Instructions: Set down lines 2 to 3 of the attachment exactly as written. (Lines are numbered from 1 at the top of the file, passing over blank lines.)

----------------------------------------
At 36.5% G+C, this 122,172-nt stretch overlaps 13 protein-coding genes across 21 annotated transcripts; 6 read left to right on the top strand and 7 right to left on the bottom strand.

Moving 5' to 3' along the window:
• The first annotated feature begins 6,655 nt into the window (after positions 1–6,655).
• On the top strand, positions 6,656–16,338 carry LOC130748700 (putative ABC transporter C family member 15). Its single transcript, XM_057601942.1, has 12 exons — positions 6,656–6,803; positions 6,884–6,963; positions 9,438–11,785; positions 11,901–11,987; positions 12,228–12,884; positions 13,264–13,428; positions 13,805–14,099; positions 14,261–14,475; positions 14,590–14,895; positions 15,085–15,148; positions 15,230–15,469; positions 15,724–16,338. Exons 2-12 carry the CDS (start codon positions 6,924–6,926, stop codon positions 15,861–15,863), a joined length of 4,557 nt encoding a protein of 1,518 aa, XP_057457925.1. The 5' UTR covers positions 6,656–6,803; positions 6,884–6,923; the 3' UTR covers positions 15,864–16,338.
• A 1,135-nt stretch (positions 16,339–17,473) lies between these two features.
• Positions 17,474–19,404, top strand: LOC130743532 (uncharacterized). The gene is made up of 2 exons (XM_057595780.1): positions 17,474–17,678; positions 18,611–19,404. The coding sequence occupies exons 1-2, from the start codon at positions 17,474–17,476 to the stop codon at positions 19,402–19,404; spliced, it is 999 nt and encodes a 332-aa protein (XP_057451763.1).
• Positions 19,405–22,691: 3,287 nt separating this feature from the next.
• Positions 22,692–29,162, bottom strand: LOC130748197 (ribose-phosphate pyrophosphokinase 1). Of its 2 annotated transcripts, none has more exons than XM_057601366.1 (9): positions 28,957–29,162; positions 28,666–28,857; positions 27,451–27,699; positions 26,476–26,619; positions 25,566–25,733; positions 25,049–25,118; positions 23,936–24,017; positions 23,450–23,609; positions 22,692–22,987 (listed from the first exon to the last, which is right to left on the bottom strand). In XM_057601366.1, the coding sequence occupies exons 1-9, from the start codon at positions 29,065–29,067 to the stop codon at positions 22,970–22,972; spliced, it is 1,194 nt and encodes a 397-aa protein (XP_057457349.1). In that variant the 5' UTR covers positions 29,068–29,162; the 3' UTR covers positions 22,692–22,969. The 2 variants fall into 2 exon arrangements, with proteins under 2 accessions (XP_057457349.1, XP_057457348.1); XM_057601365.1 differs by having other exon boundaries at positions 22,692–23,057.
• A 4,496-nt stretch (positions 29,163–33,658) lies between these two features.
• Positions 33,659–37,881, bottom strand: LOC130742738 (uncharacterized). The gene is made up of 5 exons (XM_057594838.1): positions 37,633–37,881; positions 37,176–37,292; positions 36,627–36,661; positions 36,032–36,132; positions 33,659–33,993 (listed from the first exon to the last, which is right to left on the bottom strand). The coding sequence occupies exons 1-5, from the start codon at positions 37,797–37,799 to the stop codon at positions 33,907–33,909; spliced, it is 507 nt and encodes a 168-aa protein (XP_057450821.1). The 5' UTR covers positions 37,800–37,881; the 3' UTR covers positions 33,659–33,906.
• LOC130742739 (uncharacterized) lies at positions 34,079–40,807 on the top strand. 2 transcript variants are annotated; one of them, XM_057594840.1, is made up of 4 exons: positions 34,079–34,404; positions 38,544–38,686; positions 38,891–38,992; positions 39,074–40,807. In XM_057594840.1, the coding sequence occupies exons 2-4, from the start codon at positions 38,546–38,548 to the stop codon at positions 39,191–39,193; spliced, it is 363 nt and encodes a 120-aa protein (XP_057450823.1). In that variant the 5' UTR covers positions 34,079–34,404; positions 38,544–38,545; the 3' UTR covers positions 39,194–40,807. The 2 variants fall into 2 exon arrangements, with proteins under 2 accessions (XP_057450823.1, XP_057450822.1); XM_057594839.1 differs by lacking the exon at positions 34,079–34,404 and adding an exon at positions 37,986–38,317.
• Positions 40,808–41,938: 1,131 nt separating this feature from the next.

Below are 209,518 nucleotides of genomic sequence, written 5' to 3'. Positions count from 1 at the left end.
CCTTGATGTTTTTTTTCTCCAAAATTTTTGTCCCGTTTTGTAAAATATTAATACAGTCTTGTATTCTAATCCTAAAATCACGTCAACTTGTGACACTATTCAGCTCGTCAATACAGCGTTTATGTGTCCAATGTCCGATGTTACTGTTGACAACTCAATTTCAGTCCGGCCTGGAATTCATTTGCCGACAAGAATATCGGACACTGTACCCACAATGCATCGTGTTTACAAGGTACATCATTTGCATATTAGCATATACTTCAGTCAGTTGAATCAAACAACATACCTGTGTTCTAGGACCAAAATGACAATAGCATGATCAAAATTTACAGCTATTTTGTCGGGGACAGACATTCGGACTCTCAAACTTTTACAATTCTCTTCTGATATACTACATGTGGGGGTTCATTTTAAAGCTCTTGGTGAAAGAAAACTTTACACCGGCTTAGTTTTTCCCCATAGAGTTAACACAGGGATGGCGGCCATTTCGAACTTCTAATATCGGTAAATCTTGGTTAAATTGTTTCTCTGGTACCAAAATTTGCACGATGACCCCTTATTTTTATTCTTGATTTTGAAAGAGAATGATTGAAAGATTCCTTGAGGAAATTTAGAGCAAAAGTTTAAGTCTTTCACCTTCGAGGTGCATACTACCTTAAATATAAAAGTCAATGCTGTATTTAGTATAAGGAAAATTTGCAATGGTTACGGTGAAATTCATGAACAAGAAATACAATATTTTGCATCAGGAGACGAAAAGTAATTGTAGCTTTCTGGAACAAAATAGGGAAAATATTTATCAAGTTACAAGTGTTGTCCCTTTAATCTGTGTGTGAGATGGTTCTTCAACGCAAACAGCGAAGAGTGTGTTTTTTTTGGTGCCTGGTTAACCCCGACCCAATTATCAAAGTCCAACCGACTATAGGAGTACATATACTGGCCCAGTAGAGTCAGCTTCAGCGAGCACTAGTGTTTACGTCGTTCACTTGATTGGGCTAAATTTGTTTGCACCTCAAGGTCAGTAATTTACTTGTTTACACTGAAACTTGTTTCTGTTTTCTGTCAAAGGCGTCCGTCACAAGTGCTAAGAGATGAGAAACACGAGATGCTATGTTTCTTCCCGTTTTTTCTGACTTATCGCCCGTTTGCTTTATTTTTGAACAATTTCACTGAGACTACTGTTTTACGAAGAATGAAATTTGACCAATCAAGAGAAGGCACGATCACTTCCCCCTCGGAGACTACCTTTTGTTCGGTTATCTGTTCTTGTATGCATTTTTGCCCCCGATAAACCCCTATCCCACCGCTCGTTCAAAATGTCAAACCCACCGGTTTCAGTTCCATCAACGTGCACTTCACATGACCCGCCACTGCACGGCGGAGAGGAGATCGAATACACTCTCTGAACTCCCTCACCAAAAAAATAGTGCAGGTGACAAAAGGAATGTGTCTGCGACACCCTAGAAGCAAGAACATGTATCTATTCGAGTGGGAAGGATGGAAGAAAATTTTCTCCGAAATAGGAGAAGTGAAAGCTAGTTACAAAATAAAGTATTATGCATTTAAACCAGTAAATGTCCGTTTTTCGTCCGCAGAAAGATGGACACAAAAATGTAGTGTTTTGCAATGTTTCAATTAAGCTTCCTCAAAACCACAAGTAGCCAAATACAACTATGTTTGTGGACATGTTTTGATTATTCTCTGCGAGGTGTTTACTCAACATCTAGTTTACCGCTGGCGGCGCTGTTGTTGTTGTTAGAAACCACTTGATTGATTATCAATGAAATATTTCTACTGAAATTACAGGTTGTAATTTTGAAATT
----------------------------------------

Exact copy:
Moving 5' to 3' along the window:
• The first annotated feature begins 6,655 nt into the window (after positions 1–6,655).